The Cost of Dirt

The Cost of Dirt…

In times like these when the economy and budgets are tight, of one of the first steps often taken toward cutting costs is reducing or eliminating equipment-wash programs. The true cost of dirt is an important factor to contemplate before taking these measures.

For example, soil and debris buildup on mechanical components insulates heat-sensitive components and shortens their life; promotes electrical shorts and vehicle fires; creates acids that erode finishes, base materials and electric components; accelerates wear and abrasion and shortens lubrication life.

Effects on your equipments’ paint and metal finish many include a breakdown in the chemical structure of paint surfaces, reducing paint life; promotes scratches and scuffing due to the abrasive effect; and require more frequent refinishing- potentially doubling the cost.

Cutting back or reducing equipment washing also encourages more frequent Department of Transportation inspections- which can impede timely deliveries or service, reduces your employees’ pride in their work, increases time required for tasks, promotes dirt and dust contamination of equipment, and reduces the ability to effectively diagnose mechanical issues. Additionally, it also creates higher maintenance costs, discourages third-party repair facilities from working on your fleet, impedes your ability to collect warranty, affects the quality of preventative maintenance inspections, and affects your ability to hire competent drivers and technicians. And that is just within your shop.

The perception of your organization can also decrease since your fleet is your billboard and primary form of advertising.  It can even have a negative impact on your negotiating ability, meaning a poor overall perception of your fleet in the community which equates to a negative impact on pricing.

Dirty equipment can affect your ability to recruit good drivers, imparting an ‘I don’t care” attitude throughout the driver ranks. It can foster an unsafe working environment, reduce the quality of communication between operations and maintenance and create additional employee turnover.

All this reduces the value of your assets – decreasing return on capital – causing negative vehicle residual value- affecting confidence and contributing to higher fixed and variable cost structure.

Finally, dirty equipment has an effect on safety. Why?

  • Dirty light fixtures provide less headlight range and tail/brake/running light illumination. Reduced headlight range, even a few percent means it’s harder to see road debris as well as other conditions. The resulting tire damage and suspension wear increases accident risk.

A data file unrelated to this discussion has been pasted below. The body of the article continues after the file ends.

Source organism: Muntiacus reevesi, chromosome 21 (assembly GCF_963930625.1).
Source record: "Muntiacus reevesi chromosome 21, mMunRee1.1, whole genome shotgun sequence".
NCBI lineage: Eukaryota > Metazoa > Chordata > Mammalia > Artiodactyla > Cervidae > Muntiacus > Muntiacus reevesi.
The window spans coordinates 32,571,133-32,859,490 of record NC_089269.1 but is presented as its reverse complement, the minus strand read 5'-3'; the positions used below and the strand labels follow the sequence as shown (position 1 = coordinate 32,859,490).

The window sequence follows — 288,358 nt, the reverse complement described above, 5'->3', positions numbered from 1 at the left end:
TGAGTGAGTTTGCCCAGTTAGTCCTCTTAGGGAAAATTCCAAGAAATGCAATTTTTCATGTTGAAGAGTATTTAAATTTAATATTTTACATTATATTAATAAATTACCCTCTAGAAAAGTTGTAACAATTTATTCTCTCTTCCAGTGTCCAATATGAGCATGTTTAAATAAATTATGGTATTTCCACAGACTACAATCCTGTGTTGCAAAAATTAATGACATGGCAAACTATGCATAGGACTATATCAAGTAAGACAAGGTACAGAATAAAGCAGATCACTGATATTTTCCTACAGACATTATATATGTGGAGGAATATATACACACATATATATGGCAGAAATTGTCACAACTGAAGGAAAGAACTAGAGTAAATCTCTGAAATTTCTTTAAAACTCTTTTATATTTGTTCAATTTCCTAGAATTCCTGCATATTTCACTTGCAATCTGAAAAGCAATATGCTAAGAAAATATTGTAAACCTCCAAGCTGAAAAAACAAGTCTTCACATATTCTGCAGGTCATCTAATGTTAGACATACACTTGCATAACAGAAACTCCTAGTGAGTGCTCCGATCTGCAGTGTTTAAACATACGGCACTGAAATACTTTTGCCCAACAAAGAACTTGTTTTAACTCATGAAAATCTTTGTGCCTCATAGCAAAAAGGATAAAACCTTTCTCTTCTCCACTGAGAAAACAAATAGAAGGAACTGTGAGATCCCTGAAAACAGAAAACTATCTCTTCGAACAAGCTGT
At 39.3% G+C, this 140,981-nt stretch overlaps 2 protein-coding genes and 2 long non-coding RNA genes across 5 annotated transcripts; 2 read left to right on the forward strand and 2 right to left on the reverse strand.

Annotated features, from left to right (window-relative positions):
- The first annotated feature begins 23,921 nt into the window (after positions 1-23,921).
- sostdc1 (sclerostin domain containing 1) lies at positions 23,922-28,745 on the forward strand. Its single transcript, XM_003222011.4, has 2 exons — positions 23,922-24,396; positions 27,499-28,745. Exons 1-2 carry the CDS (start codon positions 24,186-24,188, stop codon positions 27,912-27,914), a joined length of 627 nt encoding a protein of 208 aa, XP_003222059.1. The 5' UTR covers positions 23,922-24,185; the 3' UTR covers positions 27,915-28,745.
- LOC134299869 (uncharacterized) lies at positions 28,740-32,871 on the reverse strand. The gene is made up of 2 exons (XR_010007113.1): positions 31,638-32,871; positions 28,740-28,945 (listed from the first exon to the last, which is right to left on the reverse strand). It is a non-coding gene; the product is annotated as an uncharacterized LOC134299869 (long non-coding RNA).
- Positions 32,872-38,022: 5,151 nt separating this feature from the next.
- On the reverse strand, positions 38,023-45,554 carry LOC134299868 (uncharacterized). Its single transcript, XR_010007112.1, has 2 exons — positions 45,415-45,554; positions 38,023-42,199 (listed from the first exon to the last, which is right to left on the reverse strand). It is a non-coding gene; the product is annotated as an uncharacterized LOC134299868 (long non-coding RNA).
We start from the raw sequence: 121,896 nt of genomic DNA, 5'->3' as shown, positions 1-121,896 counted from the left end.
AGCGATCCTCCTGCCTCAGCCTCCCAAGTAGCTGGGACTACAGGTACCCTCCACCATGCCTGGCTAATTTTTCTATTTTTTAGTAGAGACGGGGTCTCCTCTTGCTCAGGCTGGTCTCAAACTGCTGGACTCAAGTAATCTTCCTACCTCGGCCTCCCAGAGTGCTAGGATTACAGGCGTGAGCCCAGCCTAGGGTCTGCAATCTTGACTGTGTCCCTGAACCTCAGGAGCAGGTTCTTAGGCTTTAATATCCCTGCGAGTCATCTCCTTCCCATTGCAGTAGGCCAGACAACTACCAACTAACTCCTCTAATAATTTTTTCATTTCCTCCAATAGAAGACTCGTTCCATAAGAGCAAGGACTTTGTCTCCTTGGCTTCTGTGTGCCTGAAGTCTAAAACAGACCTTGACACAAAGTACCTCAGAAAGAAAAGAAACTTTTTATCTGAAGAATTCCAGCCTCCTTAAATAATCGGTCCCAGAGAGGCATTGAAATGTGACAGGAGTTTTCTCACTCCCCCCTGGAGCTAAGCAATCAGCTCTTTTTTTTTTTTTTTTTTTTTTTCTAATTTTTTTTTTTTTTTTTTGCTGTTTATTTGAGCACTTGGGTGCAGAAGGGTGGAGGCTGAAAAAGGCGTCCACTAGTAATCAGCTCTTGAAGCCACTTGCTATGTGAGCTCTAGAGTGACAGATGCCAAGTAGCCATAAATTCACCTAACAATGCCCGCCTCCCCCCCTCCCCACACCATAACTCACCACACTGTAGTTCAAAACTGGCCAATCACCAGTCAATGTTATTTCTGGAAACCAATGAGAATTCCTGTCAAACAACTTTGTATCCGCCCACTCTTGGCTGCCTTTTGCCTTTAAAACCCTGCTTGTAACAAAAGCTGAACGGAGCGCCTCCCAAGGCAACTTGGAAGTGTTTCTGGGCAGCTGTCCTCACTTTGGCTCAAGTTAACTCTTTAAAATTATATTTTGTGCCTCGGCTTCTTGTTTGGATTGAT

• Dirty windshields reduces the ability to see and react to road conditions there is more glass wear when wipers are used to clear dirt, leading to wiper abrasion and distorted views.
  • Dirt and grease buildup on steps, frame rails and grab handles increases the changes of slip-and-fall accidents.
  • Dirt and grease buildup also can interfere with proper operation of hitches and doors, leading to accidents and injuries.

Can you put a quantifiable figure on what it costs if your fail to implement an effective equipment image wash program? The answer is “yes.” Taking into account what a wash program will cost the organization, not having one will increase your equipment costs a minimum of 25%, The key to have such a program is to manage it in the same manner you do the other important aspects of the business. Why what is your cost of dirt?

How you do anything, is how you are perceived to do everything. If the fleet is clean the perception will be that your organization is a well managed with a strong attention to detail.

MCB Fleet Management Consulting is the foremost provider of fleet management, procurement, litigation and safety consulting services to private, public, corporate and governmental fleets. https://mcbconsulting.com

An abbreviated version of this article appeared in Transport Topics- November 30, 2009. https://www.ttnews.com/articles/opinion-wrench-turns

 

3 Comments
  • Mike Buck
    Posted at 16:32h, 10 July

    Thank you for your response. Yes, I will send it the second Tuesday of next week.

  • Jeff cowles
    Posted at 21:43h, 23 July

    Great article … a lot of info that I hadn’t considered – thanks Mr Buck

  • Mike Buck
    Posted at 22:57h, 23 July

    Thank you for the positive comments Jeff.

Post A Comment